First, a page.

Editorial: TRP channel – a reality that still requires many years of scientific efforts
Seventeen years have elapsed since the capsaicin receptor was first cloned by Caterina et al.  and the excellent review with an unusual provocative title by Deruyver et al.  was written. The capsaicin channel, re-named transient receptor potential (TRP) vanilloid receptor subtype 1 (TRPV1), is now commonly referred to as the founding member of the TRP family, as it currently includes 28 related channels, a number difficult to foresee in those early years .
TRP channels have been extensively studied in the lower urinary tract (LUT) with the aim of clarifying their role in micturition control and in the generation of LUTS. It is well accepted that TRP receptors have neuronal and non-neuronal expression [3, 4]. TRPV1 is fundamental to bladder hyperactivity and pain associated with LUT inflammation , while TRPV4 may participate in the generation of the normal sensation to void . Another group of TRP receptors may even participate in bladder oncogenesis, which seems to be a role of TRPV2 . The main substance of all this information is not a myth; rather it represents a large body of very solid scientific data.
There are certainly still many obscure areas. The distribution of TRP receptors in the bladder is certainly one of them. However, I disagree that a substantial part of available technical and financial resources have been allocated to study this matter. One should not forget that other matters, like the role of many TRP channels for bladder function, remain elusive. Broadly speaking, in my opinion, future key studies should tackle three very relevant but still unclear points. The importance of most TRP channels for bladder function is difficult to predict at the moment . Just as an example, TRPA1 and TRPM8, which are sensitive to cold temperatures, are expressed in the bladder. However, the bladder, as all internal organs, is conserved at very constant physiological temperatures, making it difficult to understand the relevance of cold receptors to its function. Then, we need to find what the endogenous agonists for TRP receptors are in the LUT. Anandamide has been largely explored as an endogenous agonist for TRPV1 in the bladder , a fruitful observation as drugs able to manipulate endogenous levels of anandamide are currently being explored in clinical trials. The same holds true for the other members of the TRP family. TRPA1 may respond to infections due to its capacity to react to hydrogen sulphide . But for the large majority of the TRP family endogenous agonists remain unknown. Finally, TRP antagonists that are simultaneously effective and safe must be generated. Most available TRPV1 antagonists, produced to date, although able to control bladder dysfunction in models of cystitis and spinal cord injury , cause hyperthermia and have been associated with an enlargement of ischaemic areas of the heart after coronary artery obstruction . TRPV4 antagonists look very promising for controlling frequency but a compound safe for human use is still eagerly awaited . Eventually the combination of antagonists for more than one of these receptors may prove effective at very low doses, so low that they do not generate serious adverse effects .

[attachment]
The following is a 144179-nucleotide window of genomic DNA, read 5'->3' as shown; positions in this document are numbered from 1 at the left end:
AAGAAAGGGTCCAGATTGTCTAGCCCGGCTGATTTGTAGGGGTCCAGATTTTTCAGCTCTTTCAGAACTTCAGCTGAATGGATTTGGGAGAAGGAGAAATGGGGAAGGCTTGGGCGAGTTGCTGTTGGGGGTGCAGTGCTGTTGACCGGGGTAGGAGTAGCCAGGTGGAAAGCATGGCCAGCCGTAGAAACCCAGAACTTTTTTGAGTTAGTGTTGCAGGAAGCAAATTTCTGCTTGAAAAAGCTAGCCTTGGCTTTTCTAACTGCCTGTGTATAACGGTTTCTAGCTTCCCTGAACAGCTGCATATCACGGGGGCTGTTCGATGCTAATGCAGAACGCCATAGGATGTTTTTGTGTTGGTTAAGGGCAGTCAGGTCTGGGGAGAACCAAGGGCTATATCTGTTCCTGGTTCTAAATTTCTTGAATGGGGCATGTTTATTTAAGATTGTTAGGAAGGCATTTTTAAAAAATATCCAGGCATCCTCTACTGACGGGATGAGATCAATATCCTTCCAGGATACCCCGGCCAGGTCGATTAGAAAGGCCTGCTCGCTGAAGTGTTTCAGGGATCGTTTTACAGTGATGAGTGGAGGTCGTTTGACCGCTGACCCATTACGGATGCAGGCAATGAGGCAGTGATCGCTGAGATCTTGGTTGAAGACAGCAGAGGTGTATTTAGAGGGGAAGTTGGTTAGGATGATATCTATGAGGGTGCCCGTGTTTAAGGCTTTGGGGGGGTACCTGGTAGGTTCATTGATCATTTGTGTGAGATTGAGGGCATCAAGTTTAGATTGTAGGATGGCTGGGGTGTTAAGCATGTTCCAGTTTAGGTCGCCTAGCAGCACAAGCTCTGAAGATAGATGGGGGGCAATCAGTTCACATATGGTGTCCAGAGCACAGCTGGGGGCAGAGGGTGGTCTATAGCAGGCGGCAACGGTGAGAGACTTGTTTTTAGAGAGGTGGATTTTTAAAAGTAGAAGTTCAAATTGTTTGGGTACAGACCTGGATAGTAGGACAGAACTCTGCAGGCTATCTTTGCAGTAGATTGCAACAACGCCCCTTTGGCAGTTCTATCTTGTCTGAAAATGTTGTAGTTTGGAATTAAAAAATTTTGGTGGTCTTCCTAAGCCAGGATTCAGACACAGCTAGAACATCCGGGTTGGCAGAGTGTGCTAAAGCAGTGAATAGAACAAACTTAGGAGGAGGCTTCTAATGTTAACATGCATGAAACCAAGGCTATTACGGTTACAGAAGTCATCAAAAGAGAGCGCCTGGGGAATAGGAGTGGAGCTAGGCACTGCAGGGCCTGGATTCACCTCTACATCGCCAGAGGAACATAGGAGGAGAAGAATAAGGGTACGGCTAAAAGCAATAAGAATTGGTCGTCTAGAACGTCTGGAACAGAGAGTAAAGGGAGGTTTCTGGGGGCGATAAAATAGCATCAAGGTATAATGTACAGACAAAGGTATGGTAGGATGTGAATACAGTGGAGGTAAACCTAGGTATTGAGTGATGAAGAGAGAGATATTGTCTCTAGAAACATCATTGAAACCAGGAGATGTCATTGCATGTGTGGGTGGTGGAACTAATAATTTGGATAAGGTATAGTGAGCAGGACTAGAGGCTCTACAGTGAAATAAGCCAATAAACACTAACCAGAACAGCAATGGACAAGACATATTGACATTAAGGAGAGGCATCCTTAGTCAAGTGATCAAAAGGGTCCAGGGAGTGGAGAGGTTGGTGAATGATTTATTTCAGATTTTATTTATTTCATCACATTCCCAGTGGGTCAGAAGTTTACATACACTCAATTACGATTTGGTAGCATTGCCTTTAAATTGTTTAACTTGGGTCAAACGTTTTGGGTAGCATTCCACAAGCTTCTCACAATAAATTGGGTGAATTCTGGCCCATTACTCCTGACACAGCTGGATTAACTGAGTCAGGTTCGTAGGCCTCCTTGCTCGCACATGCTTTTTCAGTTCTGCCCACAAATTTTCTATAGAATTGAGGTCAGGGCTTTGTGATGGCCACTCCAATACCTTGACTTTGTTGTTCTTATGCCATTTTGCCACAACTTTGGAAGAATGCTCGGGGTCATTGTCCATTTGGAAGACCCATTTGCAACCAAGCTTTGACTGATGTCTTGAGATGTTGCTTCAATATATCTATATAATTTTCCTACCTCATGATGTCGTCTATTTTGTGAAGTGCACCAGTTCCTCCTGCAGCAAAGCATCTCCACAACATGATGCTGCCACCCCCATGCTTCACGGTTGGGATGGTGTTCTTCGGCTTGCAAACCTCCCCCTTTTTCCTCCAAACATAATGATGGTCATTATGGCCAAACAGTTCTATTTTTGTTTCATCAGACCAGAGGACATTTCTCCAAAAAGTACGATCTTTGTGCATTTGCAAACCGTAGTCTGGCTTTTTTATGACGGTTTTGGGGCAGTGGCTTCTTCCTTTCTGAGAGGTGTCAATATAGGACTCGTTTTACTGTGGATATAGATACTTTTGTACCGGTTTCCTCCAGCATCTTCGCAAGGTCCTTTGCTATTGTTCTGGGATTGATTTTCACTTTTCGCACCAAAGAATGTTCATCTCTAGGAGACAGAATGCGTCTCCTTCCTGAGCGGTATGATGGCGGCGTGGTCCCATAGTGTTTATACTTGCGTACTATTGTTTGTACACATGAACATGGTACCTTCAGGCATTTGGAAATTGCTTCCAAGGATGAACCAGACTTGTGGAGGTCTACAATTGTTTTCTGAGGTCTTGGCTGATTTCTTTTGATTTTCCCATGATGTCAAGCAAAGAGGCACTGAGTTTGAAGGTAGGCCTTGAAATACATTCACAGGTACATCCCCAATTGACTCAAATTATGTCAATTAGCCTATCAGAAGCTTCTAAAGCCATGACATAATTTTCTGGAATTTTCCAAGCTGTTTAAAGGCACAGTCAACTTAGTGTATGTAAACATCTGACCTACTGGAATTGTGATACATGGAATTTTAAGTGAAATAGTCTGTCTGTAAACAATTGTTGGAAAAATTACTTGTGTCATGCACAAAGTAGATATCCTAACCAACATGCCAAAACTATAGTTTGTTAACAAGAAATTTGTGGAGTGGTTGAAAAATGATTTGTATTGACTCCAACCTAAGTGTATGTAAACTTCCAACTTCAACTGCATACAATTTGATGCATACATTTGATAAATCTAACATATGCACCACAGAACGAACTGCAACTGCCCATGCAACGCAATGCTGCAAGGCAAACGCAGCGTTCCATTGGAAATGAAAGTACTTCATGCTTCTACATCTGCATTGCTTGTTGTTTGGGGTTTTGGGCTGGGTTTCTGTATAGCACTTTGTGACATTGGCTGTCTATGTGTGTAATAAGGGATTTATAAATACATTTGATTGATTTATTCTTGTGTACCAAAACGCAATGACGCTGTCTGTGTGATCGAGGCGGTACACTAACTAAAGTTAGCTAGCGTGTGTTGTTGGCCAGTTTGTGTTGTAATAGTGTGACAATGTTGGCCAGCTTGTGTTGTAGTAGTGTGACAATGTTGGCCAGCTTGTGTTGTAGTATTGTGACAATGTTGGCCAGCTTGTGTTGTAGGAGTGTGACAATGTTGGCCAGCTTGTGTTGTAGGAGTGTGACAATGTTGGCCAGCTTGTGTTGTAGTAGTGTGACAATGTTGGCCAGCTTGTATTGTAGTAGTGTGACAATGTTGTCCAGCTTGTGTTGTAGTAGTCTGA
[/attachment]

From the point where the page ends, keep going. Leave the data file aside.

In conclusion, TRP receptors are a reality that still needs an enormous amount of work and dedication before becoming therapeutically useful. And that may take more time than we anticipate at the moment.